Kering Shook Up its Management, Brand and Creative Ranks in 2024 – WWD

Over the past 60 years France’s Pinault family has transformed its businesses multiple times.

François Pinault, who was 26 back in 1962, began his career trading wood in his hometown of Rennes. He would go on to build his fortune cycling through several industries — department stores, catalogs, electronics and furniture retailing among them — before settling on fashion.

His son François-Henri Pinault, now chairman and chief executive officer of what became Kering, has done his share of transformations also, fine-tuning what was previously known as Gucci Group by trimming out sport/lifestyle holdings like Puma and Volcom and focusing on its clutch of European luxury goods brands, headlined by Gucci along with Saint Laurent, Balenciaga, Bottega Veneta, Alexander McQueen, Brioni, Boucheron, Pomellato, DoDo, Qeelin, Ginori 1735, Kering Eyewear and Kering Beauté.

In 2023, Kering marked its 10th anniversary with a family-style celebration dinner, a Flammarion book — and a string of deals and staff maneuvers that left many observers trying to catch their breath.

These included taking beauty in-house; acquiring Creed; investing in Valentino and forging a strategic alliance with Qatari investment group Mayhoola; recruiting new designers for Gucci and McQueen; parting ways with longtime Gucci executive Marco Bizzarri, and entrusting Saint Laurent president and CEO Francesca Bellettini with overseeing all the brands in the French group’s portfolio.

Francesca Bellettini

Francesca Bellettini

Courtesy of Francesca Bellettini

One of the most dynamic and driven managers in the luxury space, Bellettini was named a Kering deputy CEO, in charge of brand development. All brand CEOs now report to Bellettini, who is prized for her leadership, merchandising and communications skills.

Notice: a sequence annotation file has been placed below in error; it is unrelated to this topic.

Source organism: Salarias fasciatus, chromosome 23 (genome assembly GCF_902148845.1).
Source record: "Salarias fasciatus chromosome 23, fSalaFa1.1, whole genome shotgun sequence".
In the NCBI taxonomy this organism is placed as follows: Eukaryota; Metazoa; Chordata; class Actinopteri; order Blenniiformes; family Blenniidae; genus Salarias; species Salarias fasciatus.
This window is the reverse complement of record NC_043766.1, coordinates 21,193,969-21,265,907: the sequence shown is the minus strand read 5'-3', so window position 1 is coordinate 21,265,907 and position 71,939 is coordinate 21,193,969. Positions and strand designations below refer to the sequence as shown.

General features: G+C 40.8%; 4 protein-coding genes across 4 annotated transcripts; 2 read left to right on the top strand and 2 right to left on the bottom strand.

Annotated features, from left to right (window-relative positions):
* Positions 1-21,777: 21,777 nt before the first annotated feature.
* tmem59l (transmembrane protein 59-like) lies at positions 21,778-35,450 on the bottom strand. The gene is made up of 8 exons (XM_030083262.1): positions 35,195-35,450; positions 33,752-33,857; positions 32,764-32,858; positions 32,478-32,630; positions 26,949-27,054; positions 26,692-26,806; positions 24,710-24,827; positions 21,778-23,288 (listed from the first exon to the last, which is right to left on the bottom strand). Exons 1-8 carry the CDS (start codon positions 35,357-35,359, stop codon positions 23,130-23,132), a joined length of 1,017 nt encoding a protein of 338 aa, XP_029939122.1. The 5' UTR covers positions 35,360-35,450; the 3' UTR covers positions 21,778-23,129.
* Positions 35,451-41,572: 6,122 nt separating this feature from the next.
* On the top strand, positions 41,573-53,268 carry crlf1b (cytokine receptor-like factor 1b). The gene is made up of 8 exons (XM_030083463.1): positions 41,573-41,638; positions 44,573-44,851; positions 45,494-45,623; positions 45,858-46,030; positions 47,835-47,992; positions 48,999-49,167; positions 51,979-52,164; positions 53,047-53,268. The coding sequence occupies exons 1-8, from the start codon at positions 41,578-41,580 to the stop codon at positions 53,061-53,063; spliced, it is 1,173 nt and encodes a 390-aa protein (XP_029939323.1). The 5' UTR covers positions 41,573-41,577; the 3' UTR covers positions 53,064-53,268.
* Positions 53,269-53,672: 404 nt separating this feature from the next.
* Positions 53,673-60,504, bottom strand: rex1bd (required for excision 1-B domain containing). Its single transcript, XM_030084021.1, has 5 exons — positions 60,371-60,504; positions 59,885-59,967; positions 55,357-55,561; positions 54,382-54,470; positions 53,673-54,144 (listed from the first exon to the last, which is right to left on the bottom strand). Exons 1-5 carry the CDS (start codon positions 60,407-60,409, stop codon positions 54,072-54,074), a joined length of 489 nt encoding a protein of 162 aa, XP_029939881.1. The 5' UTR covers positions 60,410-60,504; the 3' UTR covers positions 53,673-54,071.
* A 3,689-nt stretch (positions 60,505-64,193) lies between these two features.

The promotion was seen as recognition for her stellar work at Saint Laurent, which opened its biggest shop in the world on the Avenue des Champs-Élysées earlier this month, and a key step as Kering seeks to further elevate its brands.

While she intends to function as a behind-the-scenes force — and not sit front row at any of the fashion shows for brands under her purview, excepting Saint Laurent, where she remains CEO — one can feel her hand behind certain recent initiatives, including Gucci’s launch of Ancora Notte eveningwear and menswear at the LACMA Art + Film Gala last month.

Bellettini is said to work closely with Jean-François Palus, who relinquished his longtime role as group managing director at Kering to become president and CEO of Gucci ad interim. He relinquished his position on the board of directors of Kering and relocated to Milan until a successor for Bizzarri is named.

Bizzarri officially exited after the spring 2024 Gucci show that represented the debut of creative director Sabato De Sarno, a former Valentino designer who succeeded Alessandro Michele. De Sarno’s was the most anticipated show during Milan Fashion Week, attended by the likes of Julia Roberts, Ryan Gosling and Jessica Chastain — which was a clear indication of the power of another of the Pinault family’s acquisitions during the year, that of Hollywood uber agency CAA.

Jean-Marc Duplaix, Kering’s chief financial officer since 2012, was also named a Kering deputy CEO in charge of operations and finance. Completing the leadership transformation, former Chanel global CEO Maureen Chiquet joined the Kering board.

Analysts largely gave a thumbs-up to the management shuffle.

Royal Bank of Canada’s Piral Dadhania wrote in a note that, We believe Kering’s revised organizational structure and change in leadership roles are a welcome step to further align group talent to better serve the needs of its maisons in our view. We believe this reorganization should be well received by the market.”

Kering also did its part this year in reigniting the luxury M&A scene.

A worker applies a label to Aventus Cologne by Creed.

Gilles Abenhaim [email protected]

In June, it snapped up Creed, the high-end niche fragrance house previously controlled by BlackRock Long Term Private Capital Europe and chairman Javier Ferrán. The group’s ambitions were first revealed when it made a run at the Tom Ford business, which eventually was acquired by The Estée Lauder Cos. Inc.